The Larger Yellow Lady's Slipper (Cypripedium parviflorum var. pubescens), one of New York's nearly 60 species of native orchids, is found only in woodlands that are rich in calcium, such as this tract that is thought to be underlain by the calcium-rich minerals sought by NYCO. All of New York's orchids are protected by state law, but the fine for destroying them is so small as to pose no impediment to a corporation seeking the riches beneath these orchids' feet. Too bad. And they are not usually transplantable either, since they require a particular fungus in the soil where they grow that may not be present in their new location. Again, too bad.
And of course, it is not just the plants that would stand to suffer from industrial incursion. All kinds of creatures would be likely to find their homes and habitat destroyed. Just because we didn't see them around us in the woods on this day, doesn't mean they are not living there. Some, like this tiny Spring Peeper, are so well camouflaged we could walk right by them and never see them. Until, as this little critter did, they jump. And then we could catch it. Just for a moment, though.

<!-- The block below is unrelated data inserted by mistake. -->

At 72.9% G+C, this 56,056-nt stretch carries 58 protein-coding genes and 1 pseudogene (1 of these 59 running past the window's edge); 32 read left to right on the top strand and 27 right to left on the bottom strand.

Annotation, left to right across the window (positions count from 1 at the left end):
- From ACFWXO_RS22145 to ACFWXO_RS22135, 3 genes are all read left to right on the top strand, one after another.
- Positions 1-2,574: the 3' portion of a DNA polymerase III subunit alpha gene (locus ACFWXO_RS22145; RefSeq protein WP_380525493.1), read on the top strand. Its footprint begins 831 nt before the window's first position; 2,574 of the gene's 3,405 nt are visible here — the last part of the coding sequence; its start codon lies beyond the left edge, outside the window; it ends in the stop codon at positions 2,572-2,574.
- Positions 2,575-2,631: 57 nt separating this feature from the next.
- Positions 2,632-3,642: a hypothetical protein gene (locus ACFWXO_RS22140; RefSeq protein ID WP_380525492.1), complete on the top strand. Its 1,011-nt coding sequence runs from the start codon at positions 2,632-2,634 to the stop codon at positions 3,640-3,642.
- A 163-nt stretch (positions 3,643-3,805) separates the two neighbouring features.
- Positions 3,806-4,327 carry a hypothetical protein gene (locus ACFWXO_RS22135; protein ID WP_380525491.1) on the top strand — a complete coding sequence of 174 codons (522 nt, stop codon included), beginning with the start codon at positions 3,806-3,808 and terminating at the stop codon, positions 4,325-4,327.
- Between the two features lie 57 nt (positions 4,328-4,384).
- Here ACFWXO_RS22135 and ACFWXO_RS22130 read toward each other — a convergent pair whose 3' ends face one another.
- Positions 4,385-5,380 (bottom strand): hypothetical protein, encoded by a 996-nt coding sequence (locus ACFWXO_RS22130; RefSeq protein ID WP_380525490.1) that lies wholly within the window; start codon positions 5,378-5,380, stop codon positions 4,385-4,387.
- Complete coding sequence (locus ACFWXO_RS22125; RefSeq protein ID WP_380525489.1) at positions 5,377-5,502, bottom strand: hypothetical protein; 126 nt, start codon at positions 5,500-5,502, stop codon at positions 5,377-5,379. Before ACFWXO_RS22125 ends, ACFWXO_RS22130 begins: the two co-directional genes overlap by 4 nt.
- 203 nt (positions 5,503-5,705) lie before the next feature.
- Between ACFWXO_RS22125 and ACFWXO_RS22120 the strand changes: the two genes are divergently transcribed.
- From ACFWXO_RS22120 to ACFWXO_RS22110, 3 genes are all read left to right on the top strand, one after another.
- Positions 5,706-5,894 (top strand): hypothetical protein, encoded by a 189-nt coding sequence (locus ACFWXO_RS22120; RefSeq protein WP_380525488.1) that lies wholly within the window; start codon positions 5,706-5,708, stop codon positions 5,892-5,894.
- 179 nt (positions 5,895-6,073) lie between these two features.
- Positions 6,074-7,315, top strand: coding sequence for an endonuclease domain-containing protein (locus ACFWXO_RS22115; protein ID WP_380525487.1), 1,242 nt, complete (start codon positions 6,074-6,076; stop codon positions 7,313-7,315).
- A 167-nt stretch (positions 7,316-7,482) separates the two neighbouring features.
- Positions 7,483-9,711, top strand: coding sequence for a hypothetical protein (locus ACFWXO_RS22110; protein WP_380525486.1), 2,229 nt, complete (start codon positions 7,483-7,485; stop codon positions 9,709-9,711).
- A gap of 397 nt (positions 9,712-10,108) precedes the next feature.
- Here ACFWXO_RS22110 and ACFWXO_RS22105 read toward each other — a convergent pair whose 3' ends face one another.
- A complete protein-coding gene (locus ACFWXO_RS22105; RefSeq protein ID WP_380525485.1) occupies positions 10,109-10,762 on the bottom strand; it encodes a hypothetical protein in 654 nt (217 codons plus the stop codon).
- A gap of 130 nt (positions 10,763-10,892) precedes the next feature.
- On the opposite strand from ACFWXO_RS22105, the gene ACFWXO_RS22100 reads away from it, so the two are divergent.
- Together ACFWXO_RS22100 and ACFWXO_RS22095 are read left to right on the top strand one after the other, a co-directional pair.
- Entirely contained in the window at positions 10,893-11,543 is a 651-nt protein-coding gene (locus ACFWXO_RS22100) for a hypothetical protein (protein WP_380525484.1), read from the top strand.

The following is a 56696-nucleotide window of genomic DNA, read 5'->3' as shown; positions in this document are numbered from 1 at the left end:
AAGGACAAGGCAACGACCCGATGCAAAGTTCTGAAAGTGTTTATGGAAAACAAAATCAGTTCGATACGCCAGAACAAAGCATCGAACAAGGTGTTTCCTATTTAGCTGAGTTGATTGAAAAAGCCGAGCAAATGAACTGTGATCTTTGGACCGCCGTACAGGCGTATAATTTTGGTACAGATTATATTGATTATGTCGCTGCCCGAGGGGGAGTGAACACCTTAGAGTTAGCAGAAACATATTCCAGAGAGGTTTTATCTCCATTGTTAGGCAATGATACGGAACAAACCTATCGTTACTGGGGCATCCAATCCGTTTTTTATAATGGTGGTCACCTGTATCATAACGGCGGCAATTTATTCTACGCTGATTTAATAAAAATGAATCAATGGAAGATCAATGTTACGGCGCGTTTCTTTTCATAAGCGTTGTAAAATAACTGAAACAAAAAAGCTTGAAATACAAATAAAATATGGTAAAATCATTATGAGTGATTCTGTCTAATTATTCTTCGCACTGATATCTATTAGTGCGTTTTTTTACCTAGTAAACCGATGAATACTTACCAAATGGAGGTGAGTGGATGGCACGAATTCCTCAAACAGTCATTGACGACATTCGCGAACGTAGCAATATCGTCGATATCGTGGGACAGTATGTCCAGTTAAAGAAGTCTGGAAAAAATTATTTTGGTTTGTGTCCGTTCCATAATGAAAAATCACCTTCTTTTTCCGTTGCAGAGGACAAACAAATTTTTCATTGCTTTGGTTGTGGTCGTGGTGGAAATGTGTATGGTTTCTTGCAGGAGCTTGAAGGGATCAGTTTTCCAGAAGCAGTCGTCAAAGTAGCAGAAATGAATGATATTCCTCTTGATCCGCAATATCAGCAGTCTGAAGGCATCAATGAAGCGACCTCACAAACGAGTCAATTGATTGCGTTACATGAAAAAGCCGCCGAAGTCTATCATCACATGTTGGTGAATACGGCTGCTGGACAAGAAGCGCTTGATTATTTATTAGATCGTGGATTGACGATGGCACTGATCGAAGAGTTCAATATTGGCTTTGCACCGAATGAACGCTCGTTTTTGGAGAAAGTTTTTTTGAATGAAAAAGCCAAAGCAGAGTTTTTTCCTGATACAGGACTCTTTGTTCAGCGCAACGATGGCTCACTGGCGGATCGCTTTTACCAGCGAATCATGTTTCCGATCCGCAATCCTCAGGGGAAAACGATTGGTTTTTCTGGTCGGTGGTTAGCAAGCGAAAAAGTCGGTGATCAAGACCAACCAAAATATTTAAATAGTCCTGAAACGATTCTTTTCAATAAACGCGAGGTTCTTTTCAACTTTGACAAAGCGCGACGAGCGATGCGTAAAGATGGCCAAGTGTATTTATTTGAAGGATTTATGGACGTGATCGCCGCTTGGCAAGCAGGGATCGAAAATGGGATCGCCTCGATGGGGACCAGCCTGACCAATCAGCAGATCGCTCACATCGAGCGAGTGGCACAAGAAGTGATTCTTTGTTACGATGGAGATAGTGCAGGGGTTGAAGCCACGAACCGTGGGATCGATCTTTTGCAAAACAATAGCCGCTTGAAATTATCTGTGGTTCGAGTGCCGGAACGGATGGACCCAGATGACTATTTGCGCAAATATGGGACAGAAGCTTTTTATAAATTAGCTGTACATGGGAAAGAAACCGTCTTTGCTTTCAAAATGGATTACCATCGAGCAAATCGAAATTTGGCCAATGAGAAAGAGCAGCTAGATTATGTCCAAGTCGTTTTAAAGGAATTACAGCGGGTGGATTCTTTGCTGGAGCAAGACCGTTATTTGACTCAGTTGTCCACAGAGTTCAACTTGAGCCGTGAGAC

Do Spring Peepers always return to their natal ponds to mate and winter over? If so, what do they do when their natal pond has disappeared? Or is poisoned by pollutants?
I guess I'm glad we didn't see the creature who left these claw marks while climbing up this tree, since we had been hiking into these woods for a good long time, and it would be a good long way to run if we were to be pursued by a Black Bear. (Not likely. More likely the bear would run from us!) Perhaps it had climbed this tree last fall to fatten up by feasting on the beech nuts that bears crave before hibernation. Do bears go back to the same hibernarium each year? Let's hope this bear can find another cozy place to spend the winter and other beeches to climb for food, should this woods be found to be rich in wollastonite and should the legal hurdles preventing its exploitation possibly be cleared.